Phyllosilicates, even in relatively small quantities, dramatically influence the mechanical behavior of rocks. In laboratory triaxial tests on foliated rocks, for content in phyllosilicates greater than 20-25%, a relevant mechanical anisotropy appears, as the internal friction coefficient (tangential stress/normal stress at failure) varies between 0.3 and 0.7 with orientation of the sample with respect to the maximum compressive stress. This reflects different fracture modes: when the foliation is favorably oriented, fractures develop along it and the rocks are weak, whilst when fractures cut the foliation at a high angle, rocks are stronger. This kind of mechanical anisotropy is one possible explanation for the relative and absolute fault weakness shown by non-Andersonian misoriented faults (i.e. faults with an orientation, with respect to the regional stress field, not fulfilling Anderson’s theory of faulting). Examples of misoriented faults are low angle normal faults (LANFs), high angle reverse faults and strike slip faults developed at a high angle with the most compressive regional stress axis. In this thesis I have considered two field examples of misoriented faults represented by the Simplon Line Fault Zone (SFZ), in the Swiss Alps, and a zone of (ultra)cataclastic bands in the Grandes Rousses Massif of the French Alps (GRM). These structures have been characterized from the regional scale (paleostress), to the meso-scale (fault zone architecture), and micro-scale (optical microscope, SEM and micro-CT). Moreover, I have characterized the petrophysical properties and mechanical anisotropy of the GRM rocks with density, porosity, uniaxial (UCS) and triaxial (TXT) lab tests performed at the Environmental Science Centre of the British Geological Survey in Keyworth (Nottingham,UK). Both fault zones have been involved in Alpine brittle deformations, which acted on rocks characterized by a pre-existing schistosity. The SFZ is a LANF developed in mylonitic phyllosilicate-rich paragneiss and orthogneiss, characterized by the alternation of anastomosing phyllosilicate films and quartz and feldspar lithons/layers. The schistosity is misoriented for brittle reactivation (high angle with respect to σ1), and its weakness is demonstrated by its brittle activation with the progressive development of cataclasites, which nucleate in the phyllosilicate levels. Brittle deformation in the GRM micaschists, around the glacial plain of the Saint Sorlin Lakes, shows two different failure modes, depending on the schistosity orientation. For a σ1/foliation ẞ angle of ca. 80°, we observe the development of Andersonian conjugated fractures, with a stair-stepping failure path controlled by either  mica planes or brittle fractures crosscutting the more competent quartz and feldspar layers. With a ẞ angle of ca. 72° we observe no Andersonian fractures and the complete brittle activation of the schistosity, along which penetrative ultracataclastic seams are developed. The mechanical characterization of GRM’s samples with UCS and TXT highlights the relationships between elastic moduli, peak strength, and failure modes, as a function of the ẞ angle. Peak strength follows a continuously varying anisotropy model, since we observe a progressive and continuous strength decrease from ẞ = 0° to ẞ = 45°, and a similarly smooth and continuous increase up to ẞ = 90°. If we consider the different failure modes, we can see a progressive transition from an Andersonian behavior (ẞ = 0° or 90°), a hybrid failure mode dominated by stair-stepping fractures, and a failure mode dominated by slip along phyllosilicate films (20° < ẞ < 70°). Field and lab results evidence the primary role of phyllosilicate rich foliation in nucleation and development of fracturing and faulting.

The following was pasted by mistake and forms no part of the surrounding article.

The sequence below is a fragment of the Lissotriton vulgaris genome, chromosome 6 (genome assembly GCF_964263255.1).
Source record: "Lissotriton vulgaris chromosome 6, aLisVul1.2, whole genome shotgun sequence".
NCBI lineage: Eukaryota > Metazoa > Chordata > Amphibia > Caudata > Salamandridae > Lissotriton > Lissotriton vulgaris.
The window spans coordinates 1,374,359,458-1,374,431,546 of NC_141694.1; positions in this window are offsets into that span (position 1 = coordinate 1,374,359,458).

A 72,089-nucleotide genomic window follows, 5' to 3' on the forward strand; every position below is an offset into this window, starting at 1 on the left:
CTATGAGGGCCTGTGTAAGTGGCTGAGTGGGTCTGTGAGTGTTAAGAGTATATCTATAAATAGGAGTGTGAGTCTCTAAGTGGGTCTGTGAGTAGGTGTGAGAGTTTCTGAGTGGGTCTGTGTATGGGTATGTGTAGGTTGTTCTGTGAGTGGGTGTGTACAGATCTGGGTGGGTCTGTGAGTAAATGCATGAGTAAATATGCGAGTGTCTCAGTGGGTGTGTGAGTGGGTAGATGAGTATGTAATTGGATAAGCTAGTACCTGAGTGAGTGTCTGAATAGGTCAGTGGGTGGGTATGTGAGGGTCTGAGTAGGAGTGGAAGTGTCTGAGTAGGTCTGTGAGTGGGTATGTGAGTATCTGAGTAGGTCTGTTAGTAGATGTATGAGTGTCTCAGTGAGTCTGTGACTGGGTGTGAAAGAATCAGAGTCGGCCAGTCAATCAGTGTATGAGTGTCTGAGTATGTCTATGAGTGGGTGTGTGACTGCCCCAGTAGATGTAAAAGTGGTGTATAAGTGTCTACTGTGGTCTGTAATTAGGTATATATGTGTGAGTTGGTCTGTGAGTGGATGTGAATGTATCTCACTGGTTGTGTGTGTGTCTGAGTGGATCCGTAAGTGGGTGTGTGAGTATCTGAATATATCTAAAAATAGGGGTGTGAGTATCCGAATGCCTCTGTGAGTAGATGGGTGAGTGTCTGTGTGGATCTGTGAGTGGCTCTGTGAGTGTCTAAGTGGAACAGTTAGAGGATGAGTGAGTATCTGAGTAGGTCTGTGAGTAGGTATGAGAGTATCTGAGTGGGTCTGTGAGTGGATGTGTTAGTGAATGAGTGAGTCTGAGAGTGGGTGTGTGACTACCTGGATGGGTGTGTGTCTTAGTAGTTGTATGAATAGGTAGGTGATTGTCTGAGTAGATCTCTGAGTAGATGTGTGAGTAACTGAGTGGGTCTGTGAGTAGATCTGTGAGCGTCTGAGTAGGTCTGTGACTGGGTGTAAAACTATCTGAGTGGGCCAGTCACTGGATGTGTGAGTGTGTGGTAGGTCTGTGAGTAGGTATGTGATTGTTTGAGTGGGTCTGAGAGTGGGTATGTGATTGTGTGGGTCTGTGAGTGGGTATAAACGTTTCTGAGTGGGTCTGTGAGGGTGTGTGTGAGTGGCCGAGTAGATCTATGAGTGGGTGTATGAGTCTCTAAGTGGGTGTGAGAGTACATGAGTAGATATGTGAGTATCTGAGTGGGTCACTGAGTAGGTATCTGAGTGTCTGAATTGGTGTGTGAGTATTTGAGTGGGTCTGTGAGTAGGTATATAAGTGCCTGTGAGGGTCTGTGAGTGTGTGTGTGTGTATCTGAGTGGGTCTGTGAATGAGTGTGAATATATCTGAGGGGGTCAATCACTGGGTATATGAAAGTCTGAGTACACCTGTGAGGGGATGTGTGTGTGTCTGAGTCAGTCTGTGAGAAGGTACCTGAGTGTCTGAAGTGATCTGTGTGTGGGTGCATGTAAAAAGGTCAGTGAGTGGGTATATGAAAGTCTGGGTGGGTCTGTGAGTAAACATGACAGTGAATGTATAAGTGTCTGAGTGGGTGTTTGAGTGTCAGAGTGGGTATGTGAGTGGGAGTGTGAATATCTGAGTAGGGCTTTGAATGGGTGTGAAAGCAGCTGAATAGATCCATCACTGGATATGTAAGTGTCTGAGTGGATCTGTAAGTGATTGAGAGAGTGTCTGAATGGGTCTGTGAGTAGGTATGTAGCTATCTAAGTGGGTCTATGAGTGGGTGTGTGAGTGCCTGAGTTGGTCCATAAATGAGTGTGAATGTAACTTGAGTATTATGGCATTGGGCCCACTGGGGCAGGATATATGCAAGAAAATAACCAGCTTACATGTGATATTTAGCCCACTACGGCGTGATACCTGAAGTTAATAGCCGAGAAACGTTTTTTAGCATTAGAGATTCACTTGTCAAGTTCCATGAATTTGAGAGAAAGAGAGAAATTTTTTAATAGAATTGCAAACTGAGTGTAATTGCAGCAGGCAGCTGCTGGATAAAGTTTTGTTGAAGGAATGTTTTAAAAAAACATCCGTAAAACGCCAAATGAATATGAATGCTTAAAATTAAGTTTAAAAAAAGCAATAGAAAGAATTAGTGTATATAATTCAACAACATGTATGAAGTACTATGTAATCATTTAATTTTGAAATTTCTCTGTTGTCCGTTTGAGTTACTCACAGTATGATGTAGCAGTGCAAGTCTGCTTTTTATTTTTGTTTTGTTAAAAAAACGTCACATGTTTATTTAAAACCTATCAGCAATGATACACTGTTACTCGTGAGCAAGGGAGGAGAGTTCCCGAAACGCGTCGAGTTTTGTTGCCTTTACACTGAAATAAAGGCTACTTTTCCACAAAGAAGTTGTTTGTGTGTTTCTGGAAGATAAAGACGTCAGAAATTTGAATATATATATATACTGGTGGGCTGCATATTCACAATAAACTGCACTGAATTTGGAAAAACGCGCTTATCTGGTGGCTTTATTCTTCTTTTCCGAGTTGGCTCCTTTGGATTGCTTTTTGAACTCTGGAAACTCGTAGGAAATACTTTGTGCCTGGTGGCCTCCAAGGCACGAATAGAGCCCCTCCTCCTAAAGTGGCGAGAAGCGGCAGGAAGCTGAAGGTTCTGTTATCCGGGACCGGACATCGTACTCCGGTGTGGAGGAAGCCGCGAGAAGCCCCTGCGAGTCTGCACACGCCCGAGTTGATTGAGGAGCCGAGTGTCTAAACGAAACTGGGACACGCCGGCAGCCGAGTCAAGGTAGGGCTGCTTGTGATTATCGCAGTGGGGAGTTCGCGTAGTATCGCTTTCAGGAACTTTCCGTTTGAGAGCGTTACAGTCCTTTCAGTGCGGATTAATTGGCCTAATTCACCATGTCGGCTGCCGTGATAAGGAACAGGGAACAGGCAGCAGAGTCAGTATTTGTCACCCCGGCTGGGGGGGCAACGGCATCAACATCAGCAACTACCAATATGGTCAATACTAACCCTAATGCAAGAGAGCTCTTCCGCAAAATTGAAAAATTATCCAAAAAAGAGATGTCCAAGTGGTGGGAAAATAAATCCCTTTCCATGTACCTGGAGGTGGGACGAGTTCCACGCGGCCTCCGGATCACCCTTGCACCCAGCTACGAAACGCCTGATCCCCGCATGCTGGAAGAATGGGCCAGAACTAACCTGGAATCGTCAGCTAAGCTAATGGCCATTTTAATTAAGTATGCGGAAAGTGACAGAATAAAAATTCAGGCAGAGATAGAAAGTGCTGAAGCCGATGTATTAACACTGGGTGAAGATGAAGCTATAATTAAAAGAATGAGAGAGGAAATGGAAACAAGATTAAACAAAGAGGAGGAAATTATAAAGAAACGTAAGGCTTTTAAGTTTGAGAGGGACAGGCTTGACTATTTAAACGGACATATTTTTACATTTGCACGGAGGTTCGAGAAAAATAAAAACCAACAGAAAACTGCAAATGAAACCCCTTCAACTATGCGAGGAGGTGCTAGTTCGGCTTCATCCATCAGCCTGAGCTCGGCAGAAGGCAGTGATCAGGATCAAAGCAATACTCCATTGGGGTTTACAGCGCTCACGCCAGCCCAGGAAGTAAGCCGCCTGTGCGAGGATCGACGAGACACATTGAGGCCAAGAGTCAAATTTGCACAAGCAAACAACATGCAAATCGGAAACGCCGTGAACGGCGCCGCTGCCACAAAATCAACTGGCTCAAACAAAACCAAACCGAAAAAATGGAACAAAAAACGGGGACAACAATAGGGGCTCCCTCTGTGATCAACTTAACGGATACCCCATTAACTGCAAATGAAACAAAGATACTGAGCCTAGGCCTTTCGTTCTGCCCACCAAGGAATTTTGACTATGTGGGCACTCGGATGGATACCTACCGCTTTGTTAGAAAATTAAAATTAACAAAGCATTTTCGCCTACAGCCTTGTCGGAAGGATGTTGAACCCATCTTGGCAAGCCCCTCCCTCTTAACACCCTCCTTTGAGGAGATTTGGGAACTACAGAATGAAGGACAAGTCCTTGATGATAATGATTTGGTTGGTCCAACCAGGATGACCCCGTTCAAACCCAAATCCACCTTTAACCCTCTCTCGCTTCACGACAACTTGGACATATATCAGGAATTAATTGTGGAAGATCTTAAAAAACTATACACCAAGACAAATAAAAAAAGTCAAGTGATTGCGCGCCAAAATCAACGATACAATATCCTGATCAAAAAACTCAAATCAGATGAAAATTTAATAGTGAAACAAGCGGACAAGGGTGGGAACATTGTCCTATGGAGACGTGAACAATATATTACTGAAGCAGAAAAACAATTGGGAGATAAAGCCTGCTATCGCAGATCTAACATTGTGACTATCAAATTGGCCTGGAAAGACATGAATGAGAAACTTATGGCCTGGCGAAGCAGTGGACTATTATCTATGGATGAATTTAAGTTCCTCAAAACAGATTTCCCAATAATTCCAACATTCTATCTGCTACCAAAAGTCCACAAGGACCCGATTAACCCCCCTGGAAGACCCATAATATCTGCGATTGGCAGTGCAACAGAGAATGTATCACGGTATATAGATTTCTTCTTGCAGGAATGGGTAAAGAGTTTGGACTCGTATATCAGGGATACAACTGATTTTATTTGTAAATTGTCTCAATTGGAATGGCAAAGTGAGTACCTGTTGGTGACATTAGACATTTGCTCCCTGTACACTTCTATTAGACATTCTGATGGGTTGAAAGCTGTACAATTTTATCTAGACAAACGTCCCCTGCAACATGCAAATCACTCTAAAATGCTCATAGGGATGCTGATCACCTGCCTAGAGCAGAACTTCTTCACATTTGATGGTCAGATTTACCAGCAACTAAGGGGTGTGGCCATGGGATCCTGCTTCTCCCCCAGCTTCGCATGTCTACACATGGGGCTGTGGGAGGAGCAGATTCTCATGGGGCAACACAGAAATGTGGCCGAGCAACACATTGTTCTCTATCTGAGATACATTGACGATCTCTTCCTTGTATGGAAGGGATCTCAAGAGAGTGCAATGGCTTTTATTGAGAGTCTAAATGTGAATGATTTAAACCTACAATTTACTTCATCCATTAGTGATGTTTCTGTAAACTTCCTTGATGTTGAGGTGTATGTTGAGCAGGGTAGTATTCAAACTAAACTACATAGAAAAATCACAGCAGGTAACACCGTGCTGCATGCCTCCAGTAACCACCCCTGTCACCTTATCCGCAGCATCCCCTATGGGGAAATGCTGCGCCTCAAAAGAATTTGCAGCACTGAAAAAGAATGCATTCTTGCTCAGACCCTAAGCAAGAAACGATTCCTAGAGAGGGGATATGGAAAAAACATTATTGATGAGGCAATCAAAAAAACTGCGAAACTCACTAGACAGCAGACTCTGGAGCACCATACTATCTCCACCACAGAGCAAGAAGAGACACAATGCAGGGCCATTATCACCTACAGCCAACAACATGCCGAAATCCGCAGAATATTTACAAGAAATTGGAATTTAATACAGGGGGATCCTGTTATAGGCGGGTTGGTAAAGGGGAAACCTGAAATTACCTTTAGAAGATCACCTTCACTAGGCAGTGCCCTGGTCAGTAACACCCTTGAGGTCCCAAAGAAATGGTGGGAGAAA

(2015). Brittle deformation in phyllosilicate-rich mylonites: implications for failure modes, mechanical anisotropy, and fault weakness. (Tesi di dottorato, Università degli Studi di Milano-Bicocca, 2015).
BISTACCHI, ANDREA LUIGI PAOLO
|Data di pubblicazione:||9-feb-2015|
|Titolo:||Brittle deformation in phyllosilicate-rich mylonites: implications for failure modes, mechanical anisotropy, and fault weakness|
|Settore Scientifico Disciplinare:||GEO/03 - GEOLOGIA STRUTTURALE|
|Scuola di dottorato:||Scuola di dottorato di Scienze|
|Corso di dottorato:||SCIENZE DELLA TERRA - 61R|
|Citazione:||(2015). Brittle deformation in phyllosilicate-rich mylonites: implications for failure modes, mechanical anisotropy, and fault weakness. (Tesi di dottorato, Università degli Studi di Milano-Bicocca, 2015).|
|Parole Chiave (Inglese):||anisotropy, weakness, phyllosilicate rich mylonites, failure modes|
|Appare nelle tipologie:||07 - Tesi di dottorato Bicocca post 2009|